Early History of Cyprus Timeline
The History of Cyprus Timeline: The first people in Cyprus were stone age farmers around 8,000 B.C. By 4,000 B.C. they were already making ceramics and copper tools. By 2,500 B.C. the people of Cyprus had learned to make bronze. Cypriot society gradually became more sophisticated from 1,600 B.C. A form of writing was invented. A highly civilized society emerged in Cyprus with many cities and palaces. Trade with other parts of the Mediterranean flourished and contact with other civilizations was common.
After 800 B.C. a number of great empires emerged in the Middle East. The first was the Assyrian Empire. The Assyrians never conquered Cyprus, but forced their rulers to pay tribute for a short period, from 708 B.C. to 669 B.C.
Then, in 545 B.C., Cyprus was forced to submit to the rule of the Persians. The Persians, in turn, were overthrown by the Greeks led by Alexander the Great after 333 BC. When Alexander died in 323 his empire was divided among his generals. One of them, named Ptolemy, seized Egypt.
After a period of struggle, he and his successors came to rule Cyprus and Greek culture became dominant on the island. However, a new power emerged – Rome. The Romans took Cyprus in 58 BC and it was integrated into the Roman Empire.
History On Cyprus
- Capital of Cyprus: Nicosia
- Total Area of Cyprus: 9,251 km (of which 5,896 km (2,276 sq mi) are under the control of the Republic of Cyprus and of which 3,355 km (1,295 sq mi) are under the administration of the de facto Turkish Republic of Northern Cyprus) Land: 9,241 km Water: 10 km
- Language of Cyprus: Greek and second language is Turkish
Religion Ratio in Cyprus
|Rank||Religion||% of national population affiliated to the religion|
|5||Other (includes Maronite, Armenian Church, Hindu)||1.4%|
Prehistoric Cyprus Timeline
Cyprus was colonized by humans in the Paleolithic period (known as the Stone Age) who coexisted with several species of dwarf animals, such as dwarf elephants (Elephas cypriotes) and pygmy hippos (Hipopotamus minor) well into the Holocene. There are claims of an association of this fauna with artifacts from epipaleolithic collectors at Aetokremnos near Limassol on the southern coast of Cyprus. The first undisputed settlement occurred in the ninth (or perhaps tenth) millennium BC from the Levant. The first settlers were farmers of the era called PPNB (Neolithic B before ceramics), but they did not yet produce ceramics (Neolithic acebramic).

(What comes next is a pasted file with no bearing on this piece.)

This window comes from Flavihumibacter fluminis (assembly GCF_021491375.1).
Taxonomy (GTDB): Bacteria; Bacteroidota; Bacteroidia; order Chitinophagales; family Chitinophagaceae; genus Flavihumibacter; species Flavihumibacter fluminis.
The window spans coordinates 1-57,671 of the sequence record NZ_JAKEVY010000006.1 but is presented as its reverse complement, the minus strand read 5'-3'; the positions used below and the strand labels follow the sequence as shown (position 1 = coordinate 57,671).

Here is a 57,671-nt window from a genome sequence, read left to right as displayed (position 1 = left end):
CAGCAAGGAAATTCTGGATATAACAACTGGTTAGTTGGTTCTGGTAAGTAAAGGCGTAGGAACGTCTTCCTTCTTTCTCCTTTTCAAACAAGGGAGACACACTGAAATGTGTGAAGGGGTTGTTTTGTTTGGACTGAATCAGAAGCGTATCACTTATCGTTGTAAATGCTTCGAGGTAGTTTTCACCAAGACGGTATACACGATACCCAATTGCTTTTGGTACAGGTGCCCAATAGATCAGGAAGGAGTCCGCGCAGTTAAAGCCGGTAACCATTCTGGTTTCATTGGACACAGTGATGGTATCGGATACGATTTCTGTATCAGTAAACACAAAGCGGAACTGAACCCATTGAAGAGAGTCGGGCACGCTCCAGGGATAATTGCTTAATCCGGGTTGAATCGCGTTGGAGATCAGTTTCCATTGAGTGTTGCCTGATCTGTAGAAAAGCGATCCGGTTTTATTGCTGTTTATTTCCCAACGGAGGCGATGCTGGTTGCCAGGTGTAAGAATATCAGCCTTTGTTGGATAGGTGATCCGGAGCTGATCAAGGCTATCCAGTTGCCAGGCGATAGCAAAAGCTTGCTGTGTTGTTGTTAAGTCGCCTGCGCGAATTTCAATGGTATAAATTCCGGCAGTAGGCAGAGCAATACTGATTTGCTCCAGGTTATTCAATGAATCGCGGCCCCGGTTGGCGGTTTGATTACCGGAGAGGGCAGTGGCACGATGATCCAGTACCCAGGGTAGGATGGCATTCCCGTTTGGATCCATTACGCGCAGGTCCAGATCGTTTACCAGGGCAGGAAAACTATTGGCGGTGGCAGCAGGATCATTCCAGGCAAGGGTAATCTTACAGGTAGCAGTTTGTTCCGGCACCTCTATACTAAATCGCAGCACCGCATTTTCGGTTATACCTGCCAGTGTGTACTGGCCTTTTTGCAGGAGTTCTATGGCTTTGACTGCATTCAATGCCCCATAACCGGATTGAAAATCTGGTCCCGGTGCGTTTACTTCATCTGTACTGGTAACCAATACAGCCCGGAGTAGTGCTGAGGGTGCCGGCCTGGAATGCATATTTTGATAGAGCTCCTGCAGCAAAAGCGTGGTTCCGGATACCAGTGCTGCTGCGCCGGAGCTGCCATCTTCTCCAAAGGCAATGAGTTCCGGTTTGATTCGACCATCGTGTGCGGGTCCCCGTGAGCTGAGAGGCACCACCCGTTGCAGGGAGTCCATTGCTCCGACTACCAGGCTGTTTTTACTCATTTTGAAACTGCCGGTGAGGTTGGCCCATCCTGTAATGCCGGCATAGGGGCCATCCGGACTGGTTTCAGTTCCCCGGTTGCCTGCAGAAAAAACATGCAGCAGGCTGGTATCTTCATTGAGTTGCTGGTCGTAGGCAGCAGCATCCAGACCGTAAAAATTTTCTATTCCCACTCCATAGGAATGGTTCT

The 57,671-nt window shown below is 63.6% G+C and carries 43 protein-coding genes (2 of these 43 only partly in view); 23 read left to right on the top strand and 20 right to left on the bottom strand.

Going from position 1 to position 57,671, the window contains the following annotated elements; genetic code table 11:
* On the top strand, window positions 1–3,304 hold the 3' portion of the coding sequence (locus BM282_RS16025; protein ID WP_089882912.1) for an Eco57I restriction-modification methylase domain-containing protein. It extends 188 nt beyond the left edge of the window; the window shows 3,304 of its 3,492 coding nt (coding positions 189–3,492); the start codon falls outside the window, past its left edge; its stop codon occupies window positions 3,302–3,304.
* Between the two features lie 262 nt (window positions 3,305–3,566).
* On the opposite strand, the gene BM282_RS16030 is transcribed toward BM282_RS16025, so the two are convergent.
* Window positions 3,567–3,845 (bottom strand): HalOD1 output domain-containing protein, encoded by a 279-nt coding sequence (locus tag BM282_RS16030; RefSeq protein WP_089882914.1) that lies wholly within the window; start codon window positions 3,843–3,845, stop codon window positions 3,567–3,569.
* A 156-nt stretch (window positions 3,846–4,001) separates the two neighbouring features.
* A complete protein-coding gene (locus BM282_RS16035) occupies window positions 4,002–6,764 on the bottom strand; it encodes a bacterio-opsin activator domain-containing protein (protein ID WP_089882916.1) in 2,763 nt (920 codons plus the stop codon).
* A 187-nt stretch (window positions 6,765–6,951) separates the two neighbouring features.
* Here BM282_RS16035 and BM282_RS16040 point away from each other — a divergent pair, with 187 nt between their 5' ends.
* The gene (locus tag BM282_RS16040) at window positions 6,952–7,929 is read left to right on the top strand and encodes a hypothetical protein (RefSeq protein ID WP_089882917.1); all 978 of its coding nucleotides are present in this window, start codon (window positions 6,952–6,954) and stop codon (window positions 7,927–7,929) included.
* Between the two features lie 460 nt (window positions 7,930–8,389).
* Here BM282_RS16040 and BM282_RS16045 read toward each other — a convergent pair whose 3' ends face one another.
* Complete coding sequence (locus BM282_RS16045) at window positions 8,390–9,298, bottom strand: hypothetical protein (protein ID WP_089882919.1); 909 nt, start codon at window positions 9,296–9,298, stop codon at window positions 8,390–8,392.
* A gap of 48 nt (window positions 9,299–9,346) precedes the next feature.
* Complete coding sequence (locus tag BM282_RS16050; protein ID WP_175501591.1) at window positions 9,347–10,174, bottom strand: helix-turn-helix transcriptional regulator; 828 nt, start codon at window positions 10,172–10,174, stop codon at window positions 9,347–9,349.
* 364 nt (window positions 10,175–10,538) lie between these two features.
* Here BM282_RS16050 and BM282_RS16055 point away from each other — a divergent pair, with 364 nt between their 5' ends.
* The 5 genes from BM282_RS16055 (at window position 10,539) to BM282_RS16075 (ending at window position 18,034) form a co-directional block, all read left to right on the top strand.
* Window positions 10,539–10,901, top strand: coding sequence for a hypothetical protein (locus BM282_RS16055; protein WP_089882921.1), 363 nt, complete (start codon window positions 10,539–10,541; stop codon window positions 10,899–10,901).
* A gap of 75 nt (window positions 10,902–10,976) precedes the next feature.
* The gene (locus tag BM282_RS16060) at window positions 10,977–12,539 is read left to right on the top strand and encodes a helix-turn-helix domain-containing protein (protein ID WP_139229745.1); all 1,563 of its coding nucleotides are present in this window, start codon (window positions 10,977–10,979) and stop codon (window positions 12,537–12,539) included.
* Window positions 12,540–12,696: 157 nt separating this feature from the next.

Dogs, sheep, goats and possibly cattle and pigs were introduced, as well as numerous wild animals such as foxes (Vulpes vulpes) and Persian fallow deer (Dama mesopotamica) who were previously unknown on the island. PPNB settlers built round houses with burnt lime terrazzo floors (e.g. Kastros, Shillourokambos) and cultivated einkorn and emmer. Pigs, sheep, goats and cows were raised, but remained, for the most part, wildly. Evidence of cattle such as that attested at Shillourokambos is rare, and when they apparently became extinct over the course of the eighth millennium BC, they were not reintroduced until the ceramic Neolithic.
In the sixth millennium BC. C., the aceramic culture of Khirokitia was characterized by circular houses, stone vessels and an economy based on sheep, goats and pigs. Cattle were unknown and Persian fallow deer were hunted. This was followed by the Sotira ceramic phase. The Eneolithic era is characterized by stone figurines with outstretched arms.
The water wells discovered by archaeologists in western Cyprus are believed to be among the oldest in the world, dating back between 9,000 and 10,500 years, placing them in the Stone Age. They are said to show the sophistication of the early settlers and their greater appreciation for the environment.
In 2004, the remains of an 8-month-old cat buried with its human owner were discovered at a Neolithic archaeological site in Cyprus. The tomb is estimated to be 9,500 years old, predates Egyptian civilization, and significantly sets back the first known feline-human association.
Cyprus in Bronze Age
In the Bronze Age the first cities were built, such as Enkomi. Systematic copper mining began, and this resource was widely commercialized. Undoubtedly, the Mycenaean Greeks inhabited Cyprus since the last stage of the Bronze Age, while the Greek name of the island is already attested from the fifteenth century BC. C. in Linear writing B.
Cypriot syllabic writing was first used in the early phases of the Late Bronze Age (LCIB) and continued in use during ca. 500 years after the LC IIIB, perhaps until the second half of the eleventh century BC. Most scholars believe that it was used for a native Cypriot language (eteocpriote) that survived until the fourth century BC. C., but the actual evidence of this is scarce, as the tablets have not yet been completely deciphered.